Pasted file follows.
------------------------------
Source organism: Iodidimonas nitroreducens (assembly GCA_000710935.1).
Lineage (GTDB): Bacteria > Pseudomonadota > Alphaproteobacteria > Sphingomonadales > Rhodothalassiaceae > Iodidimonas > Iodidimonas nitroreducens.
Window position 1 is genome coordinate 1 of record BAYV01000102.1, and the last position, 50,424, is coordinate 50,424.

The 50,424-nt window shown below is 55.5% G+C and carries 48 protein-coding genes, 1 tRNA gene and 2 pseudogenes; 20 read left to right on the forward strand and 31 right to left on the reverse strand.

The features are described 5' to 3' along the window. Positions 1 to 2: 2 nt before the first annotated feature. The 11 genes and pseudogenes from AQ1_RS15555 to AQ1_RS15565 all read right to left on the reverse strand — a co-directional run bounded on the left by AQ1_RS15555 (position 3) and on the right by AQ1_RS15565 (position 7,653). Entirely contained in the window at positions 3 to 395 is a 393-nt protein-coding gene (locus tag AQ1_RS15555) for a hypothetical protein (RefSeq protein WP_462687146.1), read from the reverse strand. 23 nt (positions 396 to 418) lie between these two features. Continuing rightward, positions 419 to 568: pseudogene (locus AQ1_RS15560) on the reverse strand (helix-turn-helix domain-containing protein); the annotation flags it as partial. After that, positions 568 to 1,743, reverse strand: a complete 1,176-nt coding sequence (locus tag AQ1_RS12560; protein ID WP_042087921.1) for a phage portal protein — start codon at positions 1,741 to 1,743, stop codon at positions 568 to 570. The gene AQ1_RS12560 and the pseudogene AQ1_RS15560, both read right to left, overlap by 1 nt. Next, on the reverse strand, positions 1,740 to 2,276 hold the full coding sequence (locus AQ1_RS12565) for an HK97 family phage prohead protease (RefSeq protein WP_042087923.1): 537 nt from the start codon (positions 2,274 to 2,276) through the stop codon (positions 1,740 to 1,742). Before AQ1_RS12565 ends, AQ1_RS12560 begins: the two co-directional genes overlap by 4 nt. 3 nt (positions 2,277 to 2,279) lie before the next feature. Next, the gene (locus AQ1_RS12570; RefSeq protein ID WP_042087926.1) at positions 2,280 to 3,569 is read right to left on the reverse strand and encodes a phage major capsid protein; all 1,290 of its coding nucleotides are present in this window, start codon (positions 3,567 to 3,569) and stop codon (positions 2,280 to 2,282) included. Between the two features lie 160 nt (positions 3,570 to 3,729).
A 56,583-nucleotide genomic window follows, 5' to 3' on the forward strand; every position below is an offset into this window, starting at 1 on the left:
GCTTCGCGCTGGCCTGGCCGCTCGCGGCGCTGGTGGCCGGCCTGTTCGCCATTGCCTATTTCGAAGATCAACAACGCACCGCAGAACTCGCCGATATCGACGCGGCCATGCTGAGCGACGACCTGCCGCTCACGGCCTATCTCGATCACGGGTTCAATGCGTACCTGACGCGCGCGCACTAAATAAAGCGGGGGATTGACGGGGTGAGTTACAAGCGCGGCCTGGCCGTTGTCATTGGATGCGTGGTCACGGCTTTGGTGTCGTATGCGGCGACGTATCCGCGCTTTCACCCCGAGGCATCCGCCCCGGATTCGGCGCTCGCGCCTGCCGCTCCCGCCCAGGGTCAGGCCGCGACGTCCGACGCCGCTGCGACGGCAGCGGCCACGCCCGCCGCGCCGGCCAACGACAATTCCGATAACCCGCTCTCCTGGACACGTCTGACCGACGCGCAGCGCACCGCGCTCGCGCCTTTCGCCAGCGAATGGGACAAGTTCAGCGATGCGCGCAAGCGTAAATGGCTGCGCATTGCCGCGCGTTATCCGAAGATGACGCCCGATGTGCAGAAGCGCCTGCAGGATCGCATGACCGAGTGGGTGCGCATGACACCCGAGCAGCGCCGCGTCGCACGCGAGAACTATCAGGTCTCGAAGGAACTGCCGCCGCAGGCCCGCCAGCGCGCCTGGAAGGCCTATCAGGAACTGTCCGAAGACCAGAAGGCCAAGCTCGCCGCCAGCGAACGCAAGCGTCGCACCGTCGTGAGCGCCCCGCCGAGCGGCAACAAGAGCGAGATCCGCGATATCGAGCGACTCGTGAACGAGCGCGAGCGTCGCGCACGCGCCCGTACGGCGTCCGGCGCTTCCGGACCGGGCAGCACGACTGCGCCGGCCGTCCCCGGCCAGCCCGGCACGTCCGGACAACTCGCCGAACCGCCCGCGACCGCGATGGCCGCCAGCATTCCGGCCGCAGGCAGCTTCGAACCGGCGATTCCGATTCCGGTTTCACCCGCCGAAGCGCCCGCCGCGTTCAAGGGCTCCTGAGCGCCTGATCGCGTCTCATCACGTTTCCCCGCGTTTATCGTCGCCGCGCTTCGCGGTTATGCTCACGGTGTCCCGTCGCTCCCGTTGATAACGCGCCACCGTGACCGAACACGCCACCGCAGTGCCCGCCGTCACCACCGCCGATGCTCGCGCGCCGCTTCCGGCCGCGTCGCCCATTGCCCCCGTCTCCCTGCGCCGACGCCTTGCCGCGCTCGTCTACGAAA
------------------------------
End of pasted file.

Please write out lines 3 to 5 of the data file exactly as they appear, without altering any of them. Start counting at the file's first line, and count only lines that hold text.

Window position 1 is genome coordinate 1 of record BAYV01000102.1, and the last position, 50,424, is coordinate 50,424.

The 50,424-nt window shown below is 55.5% G+C and carries 48 protein-coding genes, 1 tRNA gene and 2 pseudogenes; 20 read left to right on the forward strand and 31 right to left on the reverse strand.

The features are described 5' to 3' along the window. Positions 1 to 2: 2 nt before the first annotated feature. The 11 genes and pseudogenes from AQ1_RS15555 to AQ1_RS15565 all read right to left on the reverse strand — a co-directional run bounded on the left by AQ1_RS15555 (position 3) and on the right by AQ1_RS15565 (position 7,653). Entirely contained in the window at positions 3 to 395 is a 393-nt protein-coding gene (locus tag AQ1_RS15555) for a hypothetical protein (RefSeq protein WP_462687146.1), read from the reverse strand. 23 nt (positions 396 to 418) lie between these two features. Continuing rightward, positions 419 to 568: pseudogene (locus AQ1_RS15560) on the reverse strand (helix-turn-helix domain-containing protein); the annotation flags it as partial. After that, positions 568 to 1,743, reverse strand: a complete 1,176-nt coding sequence (locus tag AQ1_RS12560; protein ID WP_042087921.1) for a phage portal protein — start codon at positions 1,741 to 1,743, stop codon at positions 568 to 570. The gene AQ1_RS12560 and the pseudogene AQ1_RS15560, both read right to left, overlap by 1 nt. Next, on the reverse strand, positions 1,740 to 2,276 hold the full coding sequence (locus AQ1_RS12565) for an HK97 family phage prohead protease (RefSeq protein WP_042087923.1): 537 nt from the start codon (positions 2,274 to 2,276) through the stop codon (positions 1,740 to 1,742). Before AQ1_RS12565 ends, AQ1_RS12560 begins: the two co-directional genes overlap by 4 nt. 3 nt (positions 2,277 to 2,279) lie before the next feature. Next, the gene (locus AQ1_RS12570; RefSeq protein ID WP_042087926.1) at positions 2,280 to 3,569 is read right to left on the reverse strand and encodes a phage major capsid protein; all 1,290 of its coding nucleotides are present in this window, start codon (positions 3,567 to 3,569) and stop codon (positions 2,280 to 2,282) included. Between the two features lie 160 nt (positions 3,570 to 3,729).